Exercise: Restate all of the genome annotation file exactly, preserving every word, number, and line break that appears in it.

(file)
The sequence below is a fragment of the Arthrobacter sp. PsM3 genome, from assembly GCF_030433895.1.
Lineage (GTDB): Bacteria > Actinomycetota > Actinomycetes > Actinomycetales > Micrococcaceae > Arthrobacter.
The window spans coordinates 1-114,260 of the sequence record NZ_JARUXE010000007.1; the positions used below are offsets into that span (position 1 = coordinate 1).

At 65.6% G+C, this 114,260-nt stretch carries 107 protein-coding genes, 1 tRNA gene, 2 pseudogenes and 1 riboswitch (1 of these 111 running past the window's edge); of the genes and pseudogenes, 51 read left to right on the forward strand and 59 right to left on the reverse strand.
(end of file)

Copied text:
The sequence below is a fragment of the Arthrobacter sp. PsM3 genome, from assembly GCF_030433895.1.
Lineage (GTDB): Bacteria > Actinomycetota > Actinomycetes > Actinomycetales > Micrococcaceae > Arthrobacter.
The window spans coordinates 1-114,260 of the sequence record NZ_JARUXE010000007.1; the positions used below are offsets into that span (position 1 = coordinate 1).

At 65.6% G+C, this 114,260-nt stretch carries 107 protein-coding genes, 1 tRNA gene, 2 pseudogenes and 1 riboswitch (1 of these 111 running past the window's edge); of the genes and pseudogenes, 51 read left to right on the forward strand and 59 right to left on the reverse strand.